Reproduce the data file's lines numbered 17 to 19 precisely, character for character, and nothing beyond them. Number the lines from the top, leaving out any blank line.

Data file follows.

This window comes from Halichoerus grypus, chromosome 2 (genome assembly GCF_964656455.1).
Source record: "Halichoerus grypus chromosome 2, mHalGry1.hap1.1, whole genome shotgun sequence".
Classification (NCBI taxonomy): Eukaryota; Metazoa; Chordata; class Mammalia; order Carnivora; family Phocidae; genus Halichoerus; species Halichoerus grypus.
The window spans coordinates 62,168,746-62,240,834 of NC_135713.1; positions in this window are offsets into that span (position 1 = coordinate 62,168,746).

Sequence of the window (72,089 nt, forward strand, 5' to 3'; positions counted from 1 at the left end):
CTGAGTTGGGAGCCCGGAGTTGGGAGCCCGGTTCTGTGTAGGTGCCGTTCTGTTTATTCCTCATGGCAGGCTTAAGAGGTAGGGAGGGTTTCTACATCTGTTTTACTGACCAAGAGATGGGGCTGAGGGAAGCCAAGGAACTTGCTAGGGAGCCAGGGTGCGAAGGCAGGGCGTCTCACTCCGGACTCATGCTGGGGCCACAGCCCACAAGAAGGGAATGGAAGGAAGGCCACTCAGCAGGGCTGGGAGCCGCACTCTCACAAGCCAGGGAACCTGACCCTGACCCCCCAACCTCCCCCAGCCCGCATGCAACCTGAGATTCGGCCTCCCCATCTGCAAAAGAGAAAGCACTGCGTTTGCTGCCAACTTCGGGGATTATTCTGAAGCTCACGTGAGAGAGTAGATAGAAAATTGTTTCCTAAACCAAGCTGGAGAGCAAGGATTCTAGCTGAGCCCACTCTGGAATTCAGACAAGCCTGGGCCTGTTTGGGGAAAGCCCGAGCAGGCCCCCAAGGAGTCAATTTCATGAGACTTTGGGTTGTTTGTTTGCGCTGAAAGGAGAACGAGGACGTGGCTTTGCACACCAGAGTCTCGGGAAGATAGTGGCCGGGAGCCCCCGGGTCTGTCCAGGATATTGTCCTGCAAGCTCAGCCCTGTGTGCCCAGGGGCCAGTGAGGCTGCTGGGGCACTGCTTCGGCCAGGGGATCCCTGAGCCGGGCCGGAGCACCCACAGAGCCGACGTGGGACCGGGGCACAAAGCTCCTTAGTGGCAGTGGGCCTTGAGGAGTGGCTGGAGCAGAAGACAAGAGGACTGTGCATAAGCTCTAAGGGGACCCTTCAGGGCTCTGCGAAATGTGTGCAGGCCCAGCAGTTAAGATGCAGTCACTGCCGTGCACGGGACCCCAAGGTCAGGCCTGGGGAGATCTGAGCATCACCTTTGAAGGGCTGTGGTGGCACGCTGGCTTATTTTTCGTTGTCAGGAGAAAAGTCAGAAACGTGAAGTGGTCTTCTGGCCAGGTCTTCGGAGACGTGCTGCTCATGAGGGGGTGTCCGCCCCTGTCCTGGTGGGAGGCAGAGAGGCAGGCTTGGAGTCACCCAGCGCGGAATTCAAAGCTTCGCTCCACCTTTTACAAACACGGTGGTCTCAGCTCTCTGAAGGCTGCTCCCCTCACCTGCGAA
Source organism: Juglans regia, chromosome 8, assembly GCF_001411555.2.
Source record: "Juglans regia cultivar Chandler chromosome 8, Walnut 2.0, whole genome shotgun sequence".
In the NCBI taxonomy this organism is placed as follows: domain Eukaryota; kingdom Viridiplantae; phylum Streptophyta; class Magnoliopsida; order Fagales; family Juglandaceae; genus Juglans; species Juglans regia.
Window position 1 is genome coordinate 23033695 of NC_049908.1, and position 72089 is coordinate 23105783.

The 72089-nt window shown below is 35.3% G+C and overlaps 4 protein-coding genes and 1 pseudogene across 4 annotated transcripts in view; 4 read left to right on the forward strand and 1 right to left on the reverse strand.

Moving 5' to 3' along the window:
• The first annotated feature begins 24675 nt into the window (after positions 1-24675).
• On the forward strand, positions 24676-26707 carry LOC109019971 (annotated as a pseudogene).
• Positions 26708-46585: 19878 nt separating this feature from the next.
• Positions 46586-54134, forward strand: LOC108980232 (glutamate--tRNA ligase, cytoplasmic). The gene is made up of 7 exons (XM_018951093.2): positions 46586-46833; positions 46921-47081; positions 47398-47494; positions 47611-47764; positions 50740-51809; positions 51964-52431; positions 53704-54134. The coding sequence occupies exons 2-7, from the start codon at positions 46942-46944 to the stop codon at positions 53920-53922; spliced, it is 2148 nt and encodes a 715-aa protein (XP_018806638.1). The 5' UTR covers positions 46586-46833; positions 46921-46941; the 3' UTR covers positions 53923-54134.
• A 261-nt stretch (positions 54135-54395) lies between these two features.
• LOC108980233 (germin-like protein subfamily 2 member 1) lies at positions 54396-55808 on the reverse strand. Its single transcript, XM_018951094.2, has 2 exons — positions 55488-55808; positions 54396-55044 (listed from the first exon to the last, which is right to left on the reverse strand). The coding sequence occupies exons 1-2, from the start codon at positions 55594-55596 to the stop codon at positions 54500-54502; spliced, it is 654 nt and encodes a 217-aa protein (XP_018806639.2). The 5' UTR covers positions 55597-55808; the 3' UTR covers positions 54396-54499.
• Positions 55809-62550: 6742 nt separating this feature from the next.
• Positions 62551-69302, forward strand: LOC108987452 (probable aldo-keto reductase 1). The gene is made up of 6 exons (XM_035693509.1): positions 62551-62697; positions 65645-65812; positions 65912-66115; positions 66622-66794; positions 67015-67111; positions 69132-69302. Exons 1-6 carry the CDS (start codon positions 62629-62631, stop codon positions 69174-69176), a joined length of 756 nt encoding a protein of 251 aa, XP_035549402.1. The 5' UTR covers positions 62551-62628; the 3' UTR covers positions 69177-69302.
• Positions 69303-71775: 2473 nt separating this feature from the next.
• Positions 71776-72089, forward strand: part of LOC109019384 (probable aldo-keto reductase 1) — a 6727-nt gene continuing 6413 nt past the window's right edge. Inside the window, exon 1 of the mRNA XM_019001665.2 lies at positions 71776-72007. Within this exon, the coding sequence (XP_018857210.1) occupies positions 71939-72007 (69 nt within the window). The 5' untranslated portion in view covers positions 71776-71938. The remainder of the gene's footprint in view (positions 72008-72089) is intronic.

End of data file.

• A 261-nt stretch (positions 54135-54395) lies between these two features.
• LOC108980233 (germin-like protein subfamily 2 member 1) lies at positions 54396-55808 on the reverse strand. Its single transcript, XM_018951094.2, has 2 exons — positions 55488-55808; positions 54396-55044 (listed from the first exon to the last, which is right to left on the reverse strand). The coding sequence occupies exons 1-2, from the start codon at positions 55594-55596 to the stop codon at positions 54500-54502; spliced, it is 654 nt and encodes a 217-aa protein (XP_018806639.2). The 5' UTR covers positions 55597-55808; the 3' UTR covers positions 54396-54499.
• Positions 55809-62550: 6742 nt separating this feature from the next.